The Caviar WD1000BB had a surprising stumble on the Business Disk WinMark, with a score of 4.87MB/s which fell behind the other 7200RPM drives. The WD1200BB alleviates this with its figure of 5.45MB/s, beating the previous leader (the Barracuda IV) by 2%, and improving upon the WD1000BB by a whopping 12%! In the High-End Disk WinMarks, the WD1200BB is simply unrivalled.
This time around, there is a clear cut winner in WinBench 99, certainly a nice change from when different drives dominated different tests. The WD1200BB comes out as the top performing drive.
The Deskstar 60GXP's top spot in IOMeter shouldn't be upset by the WD1200BB though, due to its superior seek time. Let's supplant speculation with hard data.
|IBM Deskstar 60GXP (40.0GB ATA-100)||Linear||71.67||85.15||71.79||3136.53|
|Quantum Fireball AS (20.0GB ATA-100)||Linear||73.28||84.93||77.49||2788.41|
|Seagate Barracuda ATA IV (80.0GB ATA-100)||Linear||68.62||79.56||72.92||2868.30|
|Western Digital Caviar WD1000BB (100.0GB ATA-100)||Linear||73.97||88.91||80.29||3174.05|
|Western Digital Caviar WD1200BB (120.0GB ATA-100)||Linear||74.42||89.48||80.47||3181.70|
Here, we see a performance trend similar to that of the Caviar WD1000BB. The WD1200BB leads all drives in all access patterns under a Linear load, with slight improvements over the WD1000BB. Both Caviars lag the Deskstar 60GXP by an average of around 9% under heavier loads, with the performance disparity shrinking in the Workstation access pattern and being virtually non-existant in the Video Workstation access pattern. All in all, a very strong IOMeter showing. We can only speculate that the Caviar's firmware has been optimized for workstation / NLE applications.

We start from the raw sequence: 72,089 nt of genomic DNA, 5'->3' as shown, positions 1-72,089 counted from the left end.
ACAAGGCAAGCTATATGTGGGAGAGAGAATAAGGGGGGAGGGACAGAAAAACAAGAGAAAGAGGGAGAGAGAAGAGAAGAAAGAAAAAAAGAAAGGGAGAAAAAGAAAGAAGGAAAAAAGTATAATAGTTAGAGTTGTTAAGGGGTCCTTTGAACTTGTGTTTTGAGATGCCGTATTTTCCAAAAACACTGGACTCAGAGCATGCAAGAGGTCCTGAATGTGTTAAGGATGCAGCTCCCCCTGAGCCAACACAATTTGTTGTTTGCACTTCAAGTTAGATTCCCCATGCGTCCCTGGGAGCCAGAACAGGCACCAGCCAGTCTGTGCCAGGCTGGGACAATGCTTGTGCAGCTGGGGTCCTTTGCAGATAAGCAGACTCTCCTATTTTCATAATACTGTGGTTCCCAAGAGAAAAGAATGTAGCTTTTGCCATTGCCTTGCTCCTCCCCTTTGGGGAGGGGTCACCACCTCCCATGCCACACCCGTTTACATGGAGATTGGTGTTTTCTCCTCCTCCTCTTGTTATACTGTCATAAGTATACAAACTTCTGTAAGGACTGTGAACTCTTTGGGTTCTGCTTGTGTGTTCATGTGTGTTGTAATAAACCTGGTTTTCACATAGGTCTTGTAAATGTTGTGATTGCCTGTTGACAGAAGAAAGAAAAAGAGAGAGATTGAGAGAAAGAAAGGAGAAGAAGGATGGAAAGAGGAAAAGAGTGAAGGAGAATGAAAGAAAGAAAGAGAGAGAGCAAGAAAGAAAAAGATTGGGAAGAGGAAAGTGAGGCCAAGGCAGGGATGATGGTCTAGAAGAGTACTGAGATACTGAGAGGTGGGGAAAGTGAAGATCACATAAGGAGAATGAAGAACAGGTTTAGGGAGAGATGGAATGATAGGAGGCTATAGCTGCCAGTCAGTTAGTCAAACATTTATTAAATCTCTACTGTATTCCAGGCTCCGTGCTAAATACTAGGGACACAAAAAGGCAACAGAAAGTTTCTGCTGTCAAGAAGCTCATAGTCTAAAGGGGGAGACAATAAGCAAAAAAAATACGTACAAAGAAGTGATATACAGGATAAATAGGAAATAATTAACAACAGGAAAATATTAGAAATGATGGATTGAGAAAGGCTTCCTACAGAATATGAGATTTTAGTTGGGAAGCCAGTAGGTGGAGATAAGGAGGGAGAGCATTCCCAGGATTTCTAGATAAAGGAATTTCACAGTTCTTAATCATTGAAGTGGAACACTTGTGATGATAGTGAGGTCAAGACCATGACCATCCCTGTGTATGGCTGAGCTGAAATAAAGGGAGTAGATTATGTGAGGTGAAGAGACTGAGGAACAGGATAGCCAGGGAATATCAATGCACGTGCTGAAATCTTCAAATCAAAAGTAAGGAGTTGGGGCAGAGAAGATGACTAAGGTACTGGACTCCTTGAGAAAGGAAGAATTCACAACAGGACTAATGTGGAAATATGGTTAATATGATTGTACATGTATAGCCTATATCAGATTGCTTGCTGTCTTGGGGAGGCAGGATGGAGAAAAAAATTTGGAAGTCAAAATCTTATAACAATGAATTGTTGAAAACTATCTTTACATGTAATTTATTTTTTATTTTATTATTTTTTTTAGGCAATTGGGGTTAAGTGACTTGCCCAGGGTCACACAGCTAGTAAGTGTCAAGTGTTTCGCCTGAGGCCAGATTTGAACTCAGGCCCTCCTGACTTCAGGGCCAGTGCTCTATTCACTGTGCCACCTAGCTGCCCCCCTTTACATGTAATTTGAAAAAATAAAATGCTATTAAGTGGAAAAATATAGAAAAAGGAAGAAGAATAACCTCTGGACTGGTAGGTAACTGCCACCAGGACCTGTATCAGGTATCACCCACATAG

The Caviar WD1200BB reached a temperature of 45.5 °C after our standard IOMeter test run. This is slightly higher than that of the Caviar WD1000BB (44.8 °C), but decidedly lower than that of the Maxtor DiamondMax Plus D740X (46.5 °C). Subjectively speaking, while certainly not as quiet as the Barracuda IV (the quietest 7200RPM unit we've come across), the Caviar WD1200BB is nonetheless quiet and unobstrusive, even during IOMeter's heavy seeks.
Western Digital has certainly done it again by increasing the Caviar line's flagship capacity while exceeding current performance, setting a few new 7200RPM records in the process. Although neither the coolest nor quietest 7200RPM unit around, the Caviar WD1200BB is nevertheless a commendable effort by Western Digital's engineers. While another 7200RPM drive boasts a similar flagship capacity (the IBM 120GXP), it is still not available at all to reviewers, much less consumers. Offering the top performance for its capacity class, the WD1200BB is most definitely a no-brainer for those who require the peak capacity offered coupled with performance in an IDE hard drive. It will be interesting to see whether the already excellent performance of the Caviar line can be increased further with the addition of an 8MB buffer.
|Western Digital Caviar WD1200BB|
|Other Models :||N/A|